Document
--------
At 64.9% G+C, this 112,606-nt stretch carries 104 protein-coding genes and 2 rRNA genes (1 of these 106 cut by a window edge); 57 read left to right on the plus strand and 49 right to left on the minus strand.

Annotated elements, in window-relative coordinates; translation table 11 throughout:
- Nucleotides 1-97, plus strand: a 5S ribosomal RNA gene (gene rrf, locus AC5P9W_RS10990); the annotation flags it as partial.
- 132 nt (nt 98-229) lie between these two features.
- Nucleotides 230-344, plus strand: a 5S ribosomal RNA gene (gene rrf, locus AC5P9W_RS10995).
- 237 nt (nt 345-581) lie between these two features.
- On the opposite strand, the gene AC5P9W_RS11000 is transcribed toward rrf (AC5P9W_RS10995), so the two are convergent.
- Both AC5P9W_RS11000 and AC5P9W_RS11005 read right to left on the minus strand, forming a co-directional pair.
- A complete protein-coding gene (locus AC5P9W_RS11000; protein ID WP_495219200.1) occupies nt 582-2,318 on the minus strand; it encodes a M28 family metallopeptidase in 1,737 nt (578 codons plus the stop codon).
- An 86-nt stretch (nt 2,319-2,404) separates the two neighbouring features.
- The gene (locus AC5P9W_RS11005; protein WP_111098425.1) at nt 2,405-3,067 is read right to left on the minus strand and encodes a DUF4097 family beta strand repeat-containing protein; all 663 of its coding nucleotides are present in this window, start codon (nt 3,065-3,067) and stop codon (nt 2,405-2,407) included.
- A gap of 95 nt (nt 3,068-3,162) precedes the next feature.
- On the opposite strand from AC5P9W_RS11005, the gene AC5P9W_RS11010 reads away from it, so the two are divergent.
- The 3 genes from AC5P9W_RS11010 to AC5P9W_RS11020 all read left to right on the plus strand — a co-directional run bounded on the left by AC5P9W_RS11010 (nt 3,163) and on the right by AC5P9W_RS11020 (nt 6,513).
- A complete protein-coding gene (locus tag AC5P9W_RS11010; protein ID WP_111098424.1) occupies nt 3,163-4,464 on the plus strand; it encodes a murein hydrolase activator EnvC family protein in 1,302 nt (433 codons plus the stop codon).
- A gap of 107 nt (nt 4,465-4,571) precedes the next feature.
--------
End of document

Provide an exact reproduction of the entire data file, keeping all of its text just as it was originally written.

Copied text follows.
At 64.9% G+C, this 112,606-nt stretch carries 104 protein-coding genes and 2 rRNA genes (1 of these 106 cut by a window edge); 57 read left to right on the plus strand and 49 right to left on the minus strand.

Annotated elements, in window-relative coordinates; translation table 11 throughout:
- Nucleotides 1-97, plus strand: a 5S ribosomal RNA gene (gene rrf, locus AC5P9W_RS10990); the annotation flags it as partial.
- 132 nt (nt 98-229) lie between these two features.
- Nucleotides 230-344, plus strand: a 5S ribosomal RNA gene (gene rrf, locus AC5P9W_RS10995).
- 237 nt (nt 345-581) lie between these two features.
- On the opposite strand, the gene AC5P9W_RS11000 is transcribed toward rrf (AC5P9W_RS10995), so the two are convergent.
- Both AC5P9W_RS11000 and AC5P9W_RS11005 read right to left on the minus strand, forming a co-directional pair.
- A complete protein-coding gene (locus AC5P9W_RS11000; protein ID WP_495219200.1) occupies nt 582-2,318 on the minus strand; it encodes a M28 family metallopeptidase in 1,737 nt (578 codons plus the stop codon).
- An 86-nt stretch (nt 2,319-2,404) separates the two neighbouring features.
- The gene (locus AC5P9W_RS11005; protein WP_111098425.1) at nt 2,405-3,067 is read right to left on the minus strand and encodes a DUF4097 family beta strand repeat-containing protein; all 663 of its coding nucleotides are present in this window, start codon (nt 3,065-3,067) and stop codon (nt 2,405-2,407) included.
- A gap of 95 nt (nt 3,068-3,162) precedes the next feature.
- On the opposite strand from AC5P9W_RS11005, the gene AC5P9W_RS11010 reads away from it, so the two are divergent.
- The 3 genes from AC5P9W_RS11010 to AC5P9W_RS11020 all read left to right on the plus strand — a co-directional run bounded on the left by AC5P9W_RS11010 (nt 3,163) and on the right by AC5P9W_RS11020 (nt 6,513).
- A complete protein-coding gene (locus tag AC5P9W_RS11010; protein ID WP_111098424.1) occupies nt 3,163-4,464 on the plus strand; it encodes a murein hydrolase activator EnvC family protein in 1,302 nt (433 codons plus the stop codon).
- A gap of 107 nt (nt 4,465-4,571) precedes the next feature.